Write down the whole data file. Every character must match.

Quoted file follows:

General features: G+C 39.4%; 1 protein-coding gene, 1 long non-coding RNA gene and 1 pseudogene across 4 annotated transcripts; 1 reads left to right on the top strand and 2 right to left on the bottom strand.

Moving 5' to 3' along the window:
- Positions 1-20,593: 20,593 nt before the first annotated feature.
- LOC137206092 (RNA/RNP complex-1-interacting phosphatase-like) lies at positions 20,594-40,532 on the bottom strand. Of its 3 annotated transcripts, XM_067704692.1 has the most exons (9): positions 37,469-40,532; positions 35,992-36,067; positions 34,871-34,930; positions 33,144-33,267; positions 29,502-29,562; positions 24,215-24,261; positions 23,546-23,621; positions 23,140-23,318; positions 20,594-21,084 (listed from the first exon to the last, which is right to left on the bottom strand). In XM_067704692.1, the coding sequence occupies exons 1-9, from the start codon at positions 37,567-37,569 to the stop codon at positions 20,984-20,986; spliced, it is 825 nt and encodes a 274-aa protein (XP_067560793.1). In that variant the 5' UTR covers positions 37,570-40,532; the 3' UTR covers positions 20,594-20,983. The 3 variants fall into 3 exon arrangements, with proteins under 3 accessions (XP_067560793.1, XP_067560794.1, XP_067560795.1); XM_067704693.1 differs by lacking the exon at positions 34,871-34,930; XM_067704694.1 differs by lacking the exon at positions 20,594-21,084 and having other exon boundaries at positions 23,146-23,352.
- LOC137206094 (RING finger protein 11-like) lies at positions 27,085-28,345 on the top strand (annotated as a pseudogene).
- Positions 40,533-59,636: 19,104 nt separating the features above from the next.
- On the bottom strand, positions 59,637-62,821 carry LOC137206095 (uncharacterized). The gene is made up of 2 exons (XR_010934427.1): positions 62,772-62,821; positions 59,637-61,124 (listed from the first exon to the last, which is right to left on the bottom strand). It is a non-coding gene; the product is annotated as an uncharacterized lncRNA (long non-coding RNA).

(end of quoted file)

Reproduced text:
General features: G+C 39.4%; 1 protein-coding gene, 1 long non-coding RNA gene and 1 pseudogene across 4 annotated transcripts; 1 reads left to right on the top strand and 2 right to left on the bottom strand.

Moving 5' to 3' along the window:
- Positions 1-20,593: 20,593 nt before the first annotated feature.
- LOC137206092 (RNA/RNP complex-1-interacting phosphatase-like) lies at positions 20,594-40,532 on the bottom strand. Of its 3 annotated transcripts, XM_067704692.1 has the most exons (9): positions 37,469-40,532; positions 35,992-36,067; positions 34,871-34,930; positions 33,144-33,267; positions 29,502-29,562; positions 24,215-24,261; positions 23,546-23,621; positions 23,140-23,318; positions 20,594-21,084 (listed from the first exon to the last, which is right to left on the bottom strand). In XM_067704692.1, the coding sequence occupies exons 1-9, from the start codon at positions 37,567-37,569 to the stop codon at positions 20,984-20,986; spliced, it is 825 nt and encodes a 274-aa protein (XP_067560793.1). In that variant the 5' UTR covers positions 37,570-40,532; the 3' UTR covers positions 20,594-20,983. The 3 variants fall into 3 exon arrangements, with proteins under 3 accessions (XP_067560793.1, XP_067560794.1, XP_067560795.1); XM_067704693.1 differs by lacking the exon at positions 34,871-34,930; XM_067704694.1 differs by lacking the exon at positions 20,594-21,084 and having other exon boundaries at positions 23,146-23,352.
- LOC137206094 (RING finger protein 11-like) lies at positions 27,085-28,345 on the top strand (annotated as a pseudogene).
- Positions 40,533-59,636: 19,104 nt separating the features above from the next.
- On the bottom strand, positions 59,637-62,821 carry LOC137206095 (uncharacterized). The gene is made up of 2 exons (XR_010934427.1): positions 62,772-62,821; positions 59,637-61,124 (listed from the first exon to the last, which is right to left on the bottom strand). It is a non-coding gene; the product is annotated as an uncharacterized lncRNA (long non-coding RNA).